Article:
Officials and residents protest water supply proposal
Published: Tuesday, January 22, 2013
Updated: Tuesday, January 22, 2013 22:01
Residents and stakeholders gathered at a public hearing in Farmington last night to express their concern about a proposal made in University of Connecticut’s water supply plan.
The Environmental Impact Evaluation (EIE), a joint study conducted by UConn and the town of Mansfield to evaluate how the Mansfield area will meet its future water demands, proposes three different viable ways to meet projected increased demands on water over the next 50 years. One alternative is to expand pipelines from Mansfield to connect with the Metropolitan District Commission (MDC) in East Hartford, which draw from the Farmington River Basin.
State and municipal officials, as well as more than forty residents of the Farmington River Basin area, gathered to protest the MDC proposal. Concern for local aquatic wildlife and drinking water availability for the Farmington area were resounding themes of the opposition.
State Representative John Hampton of Simsbury said the area considers the River a “previous resource” and diverting water resources would “go against Connecticut’s long held and wise policy of not doing inter-basin transfers.”
Hampton said he plans to propose legislation that would put a “statewide moratorium on for water expansion.”
Municipal leaders from various towns along the Farmington river Basin delivered a joint letter expressing their concerns. “We think there’s cheaper and better alternatives. Long-term solution should be looked at before a 20 mile pipe is installed.”
State Senator Kevin Witkos of the 8th district said drawing additional water from the Farmington River posed an environmental threat that was “simply unacceptable.”
“This is frustrating and quite frankly shows a lack of respect,” Witkos said. “No plan should be considered until the environmental and economic impact for all communities is considered,” Witkos said.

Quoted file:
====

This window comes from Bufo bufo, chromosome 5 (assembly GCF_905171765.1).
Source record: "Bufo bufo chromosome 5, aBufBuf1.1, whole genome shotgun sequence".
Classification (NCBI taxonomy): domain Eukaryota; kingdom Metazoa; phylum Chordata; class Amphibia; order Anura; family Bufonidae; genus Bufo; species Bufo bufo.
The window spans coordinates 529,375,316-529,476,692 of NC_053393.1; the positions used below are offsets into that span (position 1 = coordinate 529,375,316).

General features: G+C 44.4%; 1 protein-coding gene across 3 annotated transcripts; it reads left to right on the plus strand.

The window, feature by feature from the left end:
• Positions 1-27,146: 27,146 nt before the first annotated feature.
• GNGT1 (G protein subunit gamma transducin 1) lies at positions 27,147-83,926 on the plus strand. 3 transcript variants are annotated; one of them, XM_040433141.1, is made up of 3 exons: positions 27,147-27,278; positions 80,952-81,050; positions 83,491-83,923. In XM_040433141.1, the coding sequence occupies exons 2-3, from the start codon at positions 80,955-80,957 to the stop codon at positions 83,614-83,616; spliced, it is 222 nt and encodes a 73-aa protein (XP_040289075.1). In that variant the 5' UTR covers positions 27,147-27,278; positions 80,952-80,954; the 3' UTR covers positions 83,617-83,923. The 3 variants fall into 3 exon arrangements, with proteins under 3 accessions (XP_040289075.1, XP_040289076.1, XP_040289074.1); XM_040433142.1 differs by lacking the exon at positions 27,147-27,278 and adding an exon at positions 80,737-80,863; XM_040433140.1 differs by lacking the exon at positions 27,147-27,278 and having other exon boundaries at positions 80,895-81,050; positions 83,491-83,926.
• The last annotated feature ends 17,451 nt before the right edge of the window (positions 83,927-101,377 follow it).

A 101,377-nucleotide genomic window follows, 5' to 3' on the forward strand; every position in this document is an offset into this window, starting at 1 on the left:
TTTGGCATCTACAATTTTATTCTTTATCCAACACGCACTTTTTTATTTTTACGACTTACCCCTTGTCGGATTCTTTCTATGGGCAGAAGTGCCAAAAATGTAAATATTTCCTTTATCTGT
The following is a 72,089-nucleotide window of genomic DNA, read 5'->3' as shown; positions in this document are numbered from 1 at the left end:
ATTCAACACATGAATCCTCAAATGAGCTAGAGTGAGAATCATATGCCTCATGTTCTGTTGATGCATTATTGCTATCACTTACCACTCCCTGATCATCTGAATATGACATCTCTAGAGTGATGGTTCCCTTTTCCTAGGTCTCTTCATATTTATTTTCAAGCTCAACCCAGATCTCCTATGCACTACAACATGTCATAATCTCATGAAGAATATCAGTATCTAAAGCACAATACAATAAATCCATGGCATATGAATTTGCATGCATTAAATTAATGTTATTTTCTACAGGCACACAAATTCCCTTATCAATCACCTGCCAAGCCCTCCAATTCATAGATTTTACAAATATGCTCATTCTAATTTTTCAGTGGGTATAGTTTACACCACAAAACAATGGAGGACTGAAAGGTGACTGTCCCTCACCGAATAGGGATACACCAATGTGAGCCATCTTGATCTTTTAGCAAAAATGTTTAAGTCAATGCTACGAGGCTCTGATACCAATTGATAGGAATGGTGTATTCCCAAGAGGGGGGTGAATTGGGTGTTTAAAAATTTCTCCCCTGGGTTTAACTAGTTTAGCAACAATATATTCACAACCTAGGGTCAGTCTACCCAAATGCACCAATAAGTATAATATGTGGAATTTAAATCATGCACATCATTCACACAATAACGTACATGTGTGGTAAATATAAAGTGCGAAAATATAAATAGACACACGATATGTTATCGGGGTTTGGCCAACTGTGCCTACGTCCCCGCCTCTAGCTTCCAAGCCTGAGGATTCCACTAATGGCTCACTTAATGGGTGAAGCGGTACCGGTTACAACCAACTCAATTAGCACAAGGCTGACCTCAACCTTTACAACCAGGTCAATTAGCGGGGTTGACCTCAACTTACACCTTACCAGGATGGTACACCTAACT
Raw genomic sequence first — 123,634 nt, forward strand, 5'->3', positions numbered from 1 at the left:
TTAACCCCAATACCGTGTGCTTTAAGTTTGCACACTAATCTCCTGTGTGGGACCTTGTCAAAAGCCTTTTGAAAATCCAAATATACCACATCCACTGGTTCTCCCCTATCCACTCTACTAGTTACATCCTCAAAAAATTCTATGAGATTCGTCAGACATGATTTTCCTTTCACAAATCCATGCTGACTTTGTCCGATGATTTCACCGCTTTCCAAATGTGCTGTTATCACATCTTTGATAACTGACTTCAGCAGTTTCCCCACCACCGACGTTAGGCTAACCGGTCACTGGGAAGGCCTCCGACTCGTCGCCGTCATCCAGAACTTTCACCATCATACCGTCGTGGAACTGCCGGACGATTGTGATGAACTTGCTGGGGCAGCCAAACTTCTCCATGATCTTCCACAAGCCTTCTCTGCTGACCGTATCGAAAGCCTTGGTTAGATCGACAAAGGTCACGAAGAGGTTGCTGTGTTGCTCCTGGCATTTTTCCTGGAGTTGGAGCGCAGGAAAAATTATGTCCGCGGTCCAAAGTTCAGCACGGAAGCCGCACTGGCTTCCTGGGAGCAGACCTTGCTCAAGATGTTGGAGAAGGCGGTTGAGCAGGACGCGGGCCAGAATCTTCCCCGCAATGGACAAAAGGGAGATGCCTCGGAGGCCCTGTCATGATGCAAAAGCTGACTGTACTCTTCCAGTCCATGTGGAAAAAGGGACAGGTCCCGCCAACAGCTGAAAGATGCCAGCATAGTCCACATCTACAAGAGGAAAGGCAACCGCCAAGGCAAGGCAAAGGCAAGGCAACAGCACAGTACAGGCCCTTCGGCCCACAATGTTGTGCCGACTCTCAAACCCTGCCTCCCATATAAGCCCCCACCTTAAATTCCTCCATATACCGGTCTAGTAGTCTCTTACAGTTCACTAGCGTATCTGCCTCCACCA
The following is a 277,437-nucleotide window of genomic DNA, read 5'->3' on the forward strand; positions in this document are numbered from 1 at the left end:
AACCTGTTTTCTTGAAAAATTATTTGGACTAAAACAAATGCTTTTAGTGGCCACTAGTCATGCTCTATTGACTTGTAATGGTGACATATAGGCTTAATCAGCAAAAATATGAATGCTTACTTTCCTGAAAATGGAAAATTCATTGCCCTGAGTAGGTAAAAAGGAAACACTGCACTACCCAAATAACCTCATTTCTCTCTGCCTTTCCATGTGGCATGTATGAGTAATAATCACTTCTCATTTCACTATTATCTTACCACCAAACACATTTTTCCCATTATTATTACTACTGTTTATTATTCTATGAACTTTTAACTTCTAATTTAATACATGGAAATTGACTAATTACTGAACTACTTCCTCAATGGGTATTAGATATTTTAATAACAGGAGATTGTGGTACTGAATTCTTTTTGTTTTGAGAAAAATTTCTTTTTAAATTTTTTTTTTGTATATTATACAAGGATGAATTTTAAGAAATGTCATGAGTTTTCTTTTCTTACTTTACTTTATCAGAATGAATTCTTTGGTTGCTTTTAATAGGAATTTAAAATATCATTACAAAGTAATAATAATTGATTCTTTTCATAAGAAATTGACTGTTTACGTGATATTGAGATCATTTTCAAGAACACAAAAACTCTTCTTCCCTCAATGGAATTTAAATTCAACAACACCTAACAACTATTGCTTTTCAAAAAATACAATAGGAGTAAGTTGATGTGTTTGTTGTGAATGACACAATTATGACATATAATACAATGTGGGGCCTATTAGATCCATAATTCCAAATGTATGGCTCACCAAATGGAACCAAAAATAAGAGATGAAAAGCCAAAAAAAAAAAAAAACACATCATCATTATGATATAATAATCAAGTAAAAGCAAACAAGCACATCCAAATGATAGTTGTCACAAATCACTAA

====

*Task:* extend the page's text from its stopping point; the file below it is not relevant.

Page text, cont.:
The MDC proposal would require the farthest expansion of underground pipelines, but is one of only two other alternative the firm Milone & MacBroom, the consulting firm that proposed the EIE, determined able to deliver the additional 1.3 million gallons per day deemed necessary to sustain the Mansfield area.
Mansfield’s Town Manager, Matt Hart, spoke to assure attendees of the public hearing that the MDC proposal was only one of three viable alternatives.
“The EIE has identified three options to consider…all the options are viable. The town of Mansfield respects the importance of MDC as well as any other water source that could potentially be impacted,” Hart said.
Hart also said more thorough studies regarding legality, cost and scheduling of the expansions before a plan is made.
Other alternatives suggested in the EIE include connecting water pipelines with Connecticut Water Co. in Tolland, Windham Water Works in southern Mansfield or Metropolitan District Commission in East Hartford.
The public comment period for the EIE and proposed water supply expansion ends Jan. 31. Comments should be sent to Jason Coite (firstname.lastname@example.org), the Environmental Compliance Analyst at the University of Connecticut.